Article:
Connect with us


Electricity tariff hike could switch off houses



MASERU – A planned electricity tariff increase will trigger price hikes across the board.
This will pile more pressure on already hard-pressed households and on companies that could respond by retrenching workers to contain costs, according to consumer rights defenders and business leaders.
The Lesotho Electricity Company (LEC) said two weeks ago that it wants to increase charges by 14.2 percent for the year 2019/20.
The tariff change will see domestic consumers paying M1.5992 for a standard tariff of electricity up from M1.4009.

Factories and other industrial consumers will pay M0.0274 more than the M0.1936 standard tariff they pay now.
But Khoabane Khalemela, a representative of the Consumer Protection Association (CPA), said the tariff hike could put electricity beyond the reach of many families that are already struggling to cope with the high cost of living.
Khalemela questioned how, for example, civil servants were expected to afford the tariff increase in addition to the cost of other basic commodities that have also gone up when the government has failed to increase their salaries.

Khalemela’s claim that increasing tariffs could make electricity unaffordable to many families is backed by research which shows that similar hikes in the past have seen consumers, especially in rural areas, switching to other cheaper sources of energy.
He also expressed worry that the move could lead to job losses.
“Employees might lose their jobs due to the high price of electricity,’’ he said, adding that the most that consumers could possibly afford was a 0.2 percent increase in tariffs.

Khalemela said by opting for such a steep increase in electricity charges, the LEC was endangering jobs and in so doing was acting contrary to the objectives of the government’s National Strategic Development Plan that seeks creation of 10 000 new posts by next year.
The assistant secretary of the Lesotho Textile Export Association (LTEA), ’Malikhabiso Majara, said companies would struggle to absorb the new tariff increase.

Majara said many firms were already struggling to keep costs down after increasing the salaries of their workers last year following industrial action by workers towards the end of 2018.
The situation has been made worse by the weakening rand which automatically pushes up the cost of importing raw materials, machinery and spares because the Basotho loti is pegged to the South African currency, Majara said.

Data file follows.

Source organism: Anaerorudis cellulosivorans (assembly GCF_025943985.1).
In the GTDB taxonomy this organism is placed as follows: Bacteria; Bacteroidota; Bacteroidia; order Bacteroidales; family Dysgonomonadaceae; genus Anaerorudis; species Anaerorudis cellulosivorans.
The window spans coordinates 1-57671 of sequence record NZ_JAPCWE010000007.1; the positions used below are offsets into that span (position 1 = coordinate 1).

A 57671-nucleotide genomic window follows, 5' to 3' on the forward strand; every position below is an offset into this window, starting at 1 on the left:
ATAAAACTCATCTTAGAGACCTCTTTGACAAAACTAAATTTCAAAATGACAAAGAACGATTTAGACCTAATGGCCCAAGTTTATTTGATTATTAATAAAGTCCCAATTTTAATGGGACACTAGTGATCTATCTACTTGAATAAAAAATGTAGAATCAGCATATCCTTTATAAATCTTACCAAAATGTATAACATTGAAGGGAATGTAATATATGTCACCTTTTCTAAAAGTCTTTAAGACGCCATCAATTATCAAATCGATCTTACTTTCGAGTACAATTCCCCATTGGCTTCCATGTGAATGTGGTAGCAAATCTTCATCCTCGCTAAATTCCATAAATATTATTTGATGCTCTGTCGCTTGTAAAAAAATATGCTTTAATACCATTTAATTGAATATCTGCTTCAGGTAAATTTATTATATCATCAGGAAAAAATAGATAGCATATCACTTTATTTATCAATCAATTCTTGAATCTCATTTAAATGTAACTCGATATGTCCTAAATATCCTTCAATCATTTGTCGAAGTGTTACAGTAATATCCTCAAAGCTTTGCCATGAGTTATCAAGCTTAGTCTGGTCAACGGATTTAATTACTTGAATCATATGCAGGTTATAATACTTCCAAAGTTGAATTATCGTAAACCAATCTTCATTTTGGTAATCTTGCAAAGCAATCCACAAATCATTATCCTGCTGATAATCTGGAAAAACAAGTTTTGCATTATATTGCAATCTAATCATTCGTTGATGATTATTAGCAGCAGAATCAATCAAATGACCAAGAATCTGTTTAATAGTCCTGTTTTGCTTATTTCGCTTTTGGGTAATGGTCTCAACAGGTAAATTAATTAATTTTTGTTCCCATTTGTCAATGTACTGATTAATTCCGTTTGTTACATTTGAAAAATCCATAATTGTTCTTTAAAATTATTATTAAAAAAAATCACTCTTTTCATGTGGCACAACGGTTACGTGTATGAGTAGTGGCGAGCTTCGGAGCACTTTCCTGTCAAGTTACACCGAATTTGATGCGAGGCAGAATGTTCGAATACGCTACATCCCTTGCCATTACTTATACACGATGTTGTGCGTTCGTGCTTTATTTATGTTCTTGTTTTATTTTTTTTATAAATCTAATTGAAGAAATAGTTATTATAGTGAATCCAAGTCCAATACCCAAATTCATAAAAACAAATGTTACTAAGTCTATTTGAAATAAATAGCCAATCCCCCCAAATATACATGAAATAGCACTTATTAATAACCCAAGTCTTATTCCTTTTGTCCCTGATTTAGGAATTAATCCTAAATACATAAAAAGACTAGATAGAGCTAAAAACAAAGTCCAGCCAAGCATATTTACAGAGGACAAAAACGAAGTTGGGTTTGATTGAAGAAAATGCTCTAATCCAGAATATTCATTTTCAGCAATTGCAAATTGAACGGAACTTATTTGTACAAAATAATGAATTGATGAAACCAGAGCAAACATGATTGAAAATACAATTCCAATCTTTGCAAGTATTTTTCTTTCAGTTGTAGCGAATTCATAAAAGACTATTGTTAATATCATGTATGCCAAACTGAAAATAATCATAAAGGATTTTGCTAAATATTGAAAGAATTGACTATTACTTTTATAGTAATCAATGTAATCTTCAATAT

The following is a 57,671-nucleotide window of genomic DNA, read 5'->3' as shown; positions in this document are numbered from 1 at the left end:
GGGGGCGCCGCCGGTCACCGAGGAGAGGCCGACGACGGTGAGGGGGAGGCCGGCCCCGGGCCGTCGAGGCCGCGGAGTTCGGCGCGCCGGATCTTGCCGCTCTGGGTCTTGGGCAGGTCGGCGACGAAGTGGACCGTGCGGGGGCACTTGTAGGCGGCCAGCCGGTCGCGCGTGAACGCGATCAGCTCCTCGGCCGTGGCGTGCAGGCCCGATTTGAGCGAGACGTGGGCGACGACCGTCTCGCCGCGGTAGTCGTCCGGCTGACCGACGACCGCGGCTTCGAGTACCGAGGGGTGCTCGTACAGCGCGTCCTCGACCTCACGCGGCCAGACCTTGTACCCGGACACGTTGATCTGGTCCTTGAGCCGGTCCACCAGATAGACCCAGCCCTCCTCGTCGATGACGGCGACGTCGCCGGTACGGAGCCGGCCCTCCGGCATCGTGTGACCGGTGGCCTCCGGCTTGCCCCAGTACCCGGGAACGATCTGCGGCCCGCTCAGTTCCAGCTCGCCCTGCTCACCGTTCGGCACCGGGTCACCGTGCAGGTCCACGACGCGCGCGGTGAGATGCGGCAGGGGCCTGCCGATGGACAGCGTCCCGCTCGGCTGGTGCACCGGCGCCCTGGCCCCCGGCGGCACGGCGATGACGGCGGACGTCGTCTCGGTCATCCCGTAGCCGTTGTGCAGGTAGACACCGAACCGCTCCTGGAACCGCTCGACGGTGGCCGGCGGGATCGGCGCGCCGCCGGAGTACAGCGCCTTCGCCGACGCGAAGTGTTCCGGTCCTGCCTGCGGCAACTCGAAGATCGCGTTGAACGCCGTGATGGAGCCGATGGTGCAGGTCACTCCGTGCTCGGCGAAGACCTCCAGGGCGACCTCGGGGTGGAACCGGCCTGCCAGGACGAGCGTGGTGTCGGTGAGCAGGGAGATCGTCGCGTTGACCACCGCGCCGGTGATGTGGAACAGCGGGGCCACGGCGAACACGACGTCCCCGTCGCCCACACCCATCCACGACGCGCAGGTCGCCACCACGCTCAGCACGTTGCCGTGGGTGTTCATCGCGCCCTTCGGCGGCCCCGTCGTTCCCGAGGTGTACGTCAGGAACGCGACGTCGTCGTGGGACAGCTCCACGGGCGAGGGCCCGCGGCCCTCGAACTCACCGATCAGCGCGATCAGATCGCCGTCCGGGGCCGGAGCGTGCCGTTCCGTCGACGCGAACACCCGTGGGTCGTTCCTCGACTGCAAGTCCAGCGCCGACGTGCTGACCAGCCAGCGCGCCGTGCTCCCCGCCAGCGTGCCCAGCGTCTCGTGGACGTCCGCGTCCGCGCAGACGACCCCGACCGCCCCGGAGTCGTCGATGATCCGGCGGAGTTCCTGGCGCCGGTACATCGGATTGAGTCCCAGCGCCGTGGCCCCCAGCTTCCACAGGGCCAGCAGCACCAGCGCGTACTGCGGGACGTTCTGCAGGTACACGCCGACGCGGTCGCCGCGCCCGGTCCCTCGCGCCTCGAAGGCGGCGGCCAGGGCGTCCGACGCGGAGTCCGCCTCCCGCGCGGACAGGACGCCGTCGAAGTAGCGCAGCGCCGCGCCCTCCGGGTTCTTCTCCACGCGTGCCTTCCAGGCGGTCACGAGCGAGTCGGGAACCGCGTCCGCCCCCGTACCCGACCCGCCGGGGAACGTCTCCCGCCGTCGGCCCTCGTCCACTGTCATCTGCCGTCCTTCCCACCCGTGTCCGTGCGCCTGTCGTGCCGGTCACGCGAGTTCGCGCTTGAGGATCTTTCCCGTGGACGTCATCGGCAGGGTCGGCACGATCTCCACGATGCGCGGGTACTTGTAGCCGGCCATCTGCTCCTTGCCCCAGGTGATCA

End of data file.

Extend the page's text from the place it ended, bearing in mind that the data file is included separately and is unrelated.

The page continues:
She added that increasing the cost of electricity would simply worsen what she described as a crisis facing many businesses.
“Since the firms are the biggest electricity consumers, this is going to (worsen) the prevailing crisis,’’ she said.

According to Majara, industry’s position was that there be a freeze on electricity tariff hikes until the operating environment for business improves and the economy is growing at more than two percent per annum.
The LEC buys electricity from Muela, EDM, ESKOM and SAPP Electricity Market.
According to the LEC representative at the stakeholders’ meeting earlier last month, Mothae Nonyane, the LEC does not receive subsidies from the government.

Nonyane said even without government support in the form of subsidies the LEC has been able to electrify 243 046 households or about 40 percent of total households in the country.
It has also been able to upgrade its systems, but he said the company still faces some critical challenges requiring it to mobilise resources and cash that can only be made possible by raising tariffs.
Some of the challenges the LEC faces include vandalism and theft of copper cabling, with the company, for example, using M637 000 in the 2017 to 2018 financial year to replace stolen cables.

Harsh weather conditions were also another concern as the company spends more money to ensure its workers are able to maintain its property and equipment in sometimes very difficult weather, said Nonyane, who made the comments as he announced the planned tariff hike on March 14.
But while it is understandable that the LEC charges market-related tariffs to remain viable and keep supplies running, this could be self-defeating where it concerns its bid to make electricity available to more households.

A study by Moeketsi Mpholo, who heads the Energy Research Centre at the National University of Lesotho (NUL), showed that families in rural areas tend to limit their use of electricity in tandem with tariff hikes.
The study was carried out in March 2017 in the three villages of Ha-Lejone in Leribe, Seboche in Butha-Buthe and Ha-Sekake in Qacha’s Nek found out that most consumers there relied on gas and firewood for cooking and mostly used electricity for lighting.
The study further revealed that 54 percent of the villagers using electricity said that should tariffs keep on rising they were going to cut down consumption to save money, while 27 percent said they were going to quit electricity altogether and opt for alternative sources of energy.
The authors stated that tariffs had since 2007 gone up by an average 23.6 percent which had also seen average usage of electricity by households declining by the year.

Refiloe Mpobole


Continue Reading
Click to comment

Leave a Reply

Your email address will not be published. Required fields are marked *



Copyright © 2022. The Post Newspaper. All Rights Reserved